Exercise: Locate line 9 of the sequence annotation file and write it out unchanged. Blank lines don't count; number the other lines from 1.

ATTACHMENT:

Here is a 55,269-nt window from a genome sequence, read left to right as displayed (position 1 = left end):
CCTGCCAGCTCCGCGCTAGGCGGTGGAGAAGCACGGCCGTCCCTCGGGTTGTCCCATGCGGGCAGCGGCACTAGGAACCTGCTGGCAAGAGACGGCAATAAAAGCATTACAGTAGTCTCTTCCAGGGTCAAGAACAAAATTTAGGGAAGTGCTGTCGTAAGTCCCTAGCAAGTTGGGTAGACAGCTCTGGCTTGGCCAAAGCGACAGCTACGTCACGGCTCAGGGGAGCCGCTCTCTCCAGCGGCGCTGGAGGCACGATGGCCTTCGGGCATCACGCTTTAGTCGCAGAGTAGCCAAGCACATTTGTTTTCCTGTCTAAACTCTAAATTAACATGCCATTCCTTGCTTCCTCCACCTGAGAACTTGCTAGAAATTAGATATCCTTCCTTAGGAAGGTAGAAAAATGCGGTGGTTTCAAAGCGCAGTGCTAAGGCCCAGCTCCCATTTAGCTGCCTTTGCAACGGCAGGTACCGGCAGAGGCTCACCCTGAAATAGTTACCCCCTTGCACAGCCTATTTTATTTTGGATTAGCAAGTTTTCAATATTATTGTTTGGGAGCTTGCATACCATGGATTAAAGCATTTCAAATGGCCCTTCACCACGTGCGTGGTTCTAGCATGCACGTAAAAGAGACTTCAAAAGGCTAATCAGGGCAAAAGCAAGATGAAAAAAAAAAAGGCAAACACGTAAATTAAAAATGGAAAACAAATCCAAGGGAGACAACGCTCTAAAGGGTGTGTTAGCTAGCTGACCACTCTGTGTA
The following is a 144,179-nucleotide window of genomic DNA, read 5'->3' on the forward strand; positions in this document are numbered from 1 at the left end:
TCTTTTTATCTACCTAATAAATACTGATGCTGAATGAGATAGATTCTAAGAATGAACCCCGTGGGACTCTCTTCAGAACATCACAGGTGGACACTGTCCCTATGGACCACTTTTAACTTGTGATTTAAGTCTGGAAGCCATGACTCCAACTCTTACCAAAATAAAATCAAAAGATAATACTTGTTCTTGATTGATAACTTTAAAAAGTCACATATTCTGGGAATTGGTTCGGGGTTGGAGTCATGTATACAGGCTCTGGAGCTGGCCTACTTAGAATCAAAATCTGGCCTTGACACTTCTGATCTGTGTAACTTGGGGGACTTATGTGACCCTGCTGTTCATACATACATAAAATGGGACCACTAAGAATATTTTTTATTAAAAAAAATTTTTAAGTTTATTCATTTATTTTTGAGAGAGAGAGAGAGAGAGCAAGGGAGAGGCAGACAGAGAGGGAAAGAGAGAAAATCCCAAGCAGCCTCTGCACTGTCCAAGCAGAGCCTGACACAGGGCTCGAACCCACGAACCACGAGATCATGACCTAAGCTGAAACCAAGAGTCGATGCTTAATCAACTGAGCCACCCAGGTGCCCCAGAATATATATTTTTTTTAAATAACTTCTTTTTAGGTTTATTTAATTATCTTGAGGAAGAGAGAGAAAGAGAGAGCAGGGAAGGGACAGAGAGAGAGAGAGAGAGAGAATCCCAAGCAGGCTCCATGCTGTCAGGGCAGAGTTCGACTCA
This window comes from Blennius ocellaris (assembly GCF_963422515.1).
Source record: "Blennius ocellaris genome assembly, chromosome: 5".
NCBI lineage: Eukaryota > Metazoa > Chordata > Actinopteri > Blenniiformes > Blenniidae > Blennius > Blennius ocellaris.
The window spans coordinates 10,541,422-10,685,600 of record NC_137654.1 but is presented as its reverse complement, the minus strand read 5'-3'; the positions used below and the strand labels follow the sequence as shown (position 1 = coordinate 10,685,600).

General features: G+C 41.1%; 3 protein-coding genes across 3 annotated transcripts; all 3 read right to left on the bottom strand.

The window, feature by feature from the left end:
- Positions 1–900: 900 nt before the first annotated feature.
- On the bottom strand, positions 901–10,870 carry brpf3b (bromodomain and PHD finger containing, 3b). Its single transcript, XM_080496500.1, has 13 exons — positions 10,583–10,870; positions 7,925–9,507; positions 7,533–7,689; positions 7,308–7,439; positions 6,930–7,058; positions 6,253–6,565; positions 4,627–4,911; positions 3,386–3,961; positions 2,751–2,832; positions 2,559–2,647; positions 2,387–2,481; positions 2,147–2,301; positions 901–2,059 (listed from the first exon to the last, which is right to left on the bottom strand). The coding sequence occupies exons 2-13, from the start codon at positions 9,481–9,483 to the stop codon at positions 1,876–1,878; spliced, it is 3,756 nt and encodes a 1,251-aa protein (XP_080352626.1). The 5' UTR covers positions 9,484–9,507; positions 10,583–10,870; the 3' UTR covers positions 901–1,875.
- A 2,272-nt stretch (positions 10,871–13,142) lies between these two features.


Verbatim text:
General features: G+C 41.1%; 3 protein-coding genes across 3 annotated transcripts; all 3 read right to left on the bottom strand.